Archaeologists working on a site alleged to be the location of the Hanging Gardens of Babylon have uncovered evidence of the world’s very first garden centre.
The astounding discovery, in a secret location lying between the rivers Tigris and Euphrates in Iraq, now casts serious doubt over UK based Dobbies and Garden Land’s claims to be the world’s first garden retail giants.
The finds include two papyrus sheaves sewn together with cat-gut containing tamarisk and date-palm seeds which, say experts, may be evidence of the world’s first ‘Buy One Get One Free’ seed offer.
Other discoveries include a small red and green coloured statue in the guise of King Nebuchadnezzar II complete with fishing rod; an ornamental wishing-well and a greenhouse-irrigation system based on the Archimedes Screw principle.
Eminent archaeologist, Professor Terence Hinchcliffe of Cambridge University said, “The find gives us a fascinating insight into the lifestyles of the early Babylonians. Although the gardens were constructed more than 500 years before the birth of Christ there is evidence, in the form of fossilised pine cones and tinsel that one section of the garden centre was totally dedicated to the sale of Christmas decorations, probably in a bid to steal a march on its competitors.”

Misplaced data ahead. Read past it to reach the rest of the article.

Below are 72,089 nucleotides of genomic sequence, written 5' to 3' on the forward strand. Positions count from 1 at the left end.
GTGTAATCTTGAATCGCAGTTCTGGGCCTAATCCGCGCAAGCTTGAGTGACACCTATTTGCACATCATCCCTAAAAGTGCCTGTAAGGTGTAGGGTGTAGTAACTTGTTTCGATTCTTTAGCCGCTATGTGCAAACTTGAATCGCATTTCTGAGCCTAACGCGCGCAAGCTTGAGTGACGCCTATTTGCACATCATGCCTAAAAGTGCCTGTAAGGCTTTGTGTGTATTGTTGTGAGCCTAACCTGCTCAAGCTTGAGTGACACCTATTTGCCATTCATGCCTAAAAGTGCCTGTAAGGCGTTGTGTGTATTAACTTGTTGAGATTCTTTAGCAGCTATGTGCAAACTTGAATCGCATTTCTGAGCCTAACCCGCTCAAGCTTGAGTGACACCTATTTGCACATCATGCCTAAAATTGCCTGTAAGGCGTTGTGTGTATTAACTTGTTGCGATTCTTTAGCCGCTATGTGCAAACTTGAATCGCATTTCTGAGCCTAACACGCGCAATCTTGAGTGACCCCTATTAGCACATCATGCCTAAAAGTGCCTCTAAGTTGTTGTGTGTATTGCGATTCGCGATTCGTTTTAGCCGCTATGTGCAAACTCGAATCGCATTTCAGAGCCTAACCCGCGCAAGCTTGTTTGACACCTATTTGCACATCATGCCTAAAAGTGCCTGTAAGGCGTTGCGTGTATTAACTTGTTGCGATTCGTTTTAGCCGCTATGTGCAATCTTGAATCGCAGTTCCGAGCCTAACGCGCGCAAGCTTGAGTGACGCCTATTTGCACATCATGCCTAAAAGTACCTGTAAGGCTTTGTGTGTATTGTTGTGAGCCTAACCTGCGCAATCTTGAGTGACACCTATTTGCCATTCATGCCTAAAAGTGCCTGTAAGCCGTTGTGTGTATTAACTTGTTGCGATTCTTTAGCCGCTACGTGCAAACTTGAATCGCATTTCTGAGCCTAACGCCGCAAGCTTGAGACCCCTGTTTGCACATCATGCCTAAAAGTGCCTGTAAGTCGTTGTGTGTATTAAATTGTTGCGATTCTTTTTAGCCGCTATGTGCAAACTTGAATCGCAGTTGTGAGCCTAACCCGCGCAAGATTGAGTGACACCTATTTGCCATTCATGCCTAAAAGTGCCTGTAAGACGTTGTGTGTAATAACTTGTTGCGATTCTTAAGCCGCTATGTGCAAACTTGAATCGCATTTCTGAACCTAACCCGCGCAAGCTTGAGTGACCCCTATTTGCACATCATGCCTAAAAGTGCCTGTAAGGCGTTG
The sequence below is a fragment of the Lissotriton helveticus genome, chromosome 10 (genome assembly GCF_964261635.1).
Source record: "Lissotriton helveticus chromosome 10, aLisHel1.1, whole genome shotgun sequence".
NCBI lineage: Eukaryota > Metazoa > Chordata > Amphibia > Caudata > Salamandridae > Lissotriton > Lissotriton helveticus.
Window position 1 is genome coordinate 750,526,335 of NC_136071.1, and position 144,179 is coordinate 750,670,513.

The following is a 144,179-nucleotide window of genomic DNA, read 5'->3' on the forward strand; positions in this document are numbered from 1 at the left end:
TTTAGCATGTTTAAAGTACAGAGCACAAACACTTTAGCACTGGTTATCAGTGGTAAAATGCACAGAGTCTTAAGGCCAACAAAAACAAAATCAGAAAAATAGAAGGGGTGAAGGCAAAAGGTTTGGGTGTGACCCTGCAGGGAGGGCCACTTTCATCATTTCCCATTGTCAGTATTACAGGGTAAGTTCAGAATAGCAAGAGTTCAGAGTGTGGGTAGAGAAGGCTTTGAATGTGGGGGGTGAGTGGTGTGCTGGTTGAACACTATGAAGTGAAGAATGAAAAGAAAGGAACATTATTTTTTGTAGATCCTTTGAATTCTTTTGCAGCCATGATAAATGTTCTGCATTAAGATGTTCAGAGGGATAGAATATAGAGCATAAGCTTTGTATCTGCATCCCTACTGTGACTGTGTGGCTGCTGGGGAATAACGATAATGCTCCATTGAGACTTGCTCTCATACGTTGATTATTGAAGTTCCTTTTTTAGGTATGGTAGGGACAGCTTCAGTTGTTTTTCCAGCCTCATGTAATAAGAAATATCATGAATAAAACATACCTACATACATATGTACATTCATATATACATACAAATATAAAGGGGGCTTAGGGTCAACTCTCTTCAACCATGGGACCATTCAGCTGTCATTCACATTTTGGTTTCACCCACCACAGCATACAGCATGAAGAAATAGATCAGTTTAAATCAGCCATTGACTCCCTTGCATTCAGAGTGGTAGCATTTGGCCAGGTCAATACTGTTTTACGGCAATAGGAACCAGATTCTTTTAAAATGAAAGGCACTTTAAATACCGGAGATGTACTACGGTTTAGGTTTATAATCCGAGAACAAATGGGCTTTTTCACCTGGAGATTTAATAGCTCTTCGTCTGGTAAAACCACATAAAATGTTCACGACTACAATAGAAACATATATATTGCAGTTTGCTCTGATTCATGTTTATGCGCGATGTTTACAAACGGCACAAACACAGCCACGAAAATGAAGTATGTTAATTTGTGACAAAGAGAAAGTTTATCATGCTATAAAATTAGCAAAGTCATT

In another important breakthrough archaeologists are now scrutinizing a series of stone tablets discovered some distance from the main site and containing an unknown form of cuneiform writing. Samples sent to experts at the Louvre Museum in Paris have revealed that the pictograms seem to depict two human forms in a pitched battle next to a large triangle over a circle.
It is now thought that the images are some kind of warning with evidence so far pointing towards an early chariot clamping operation.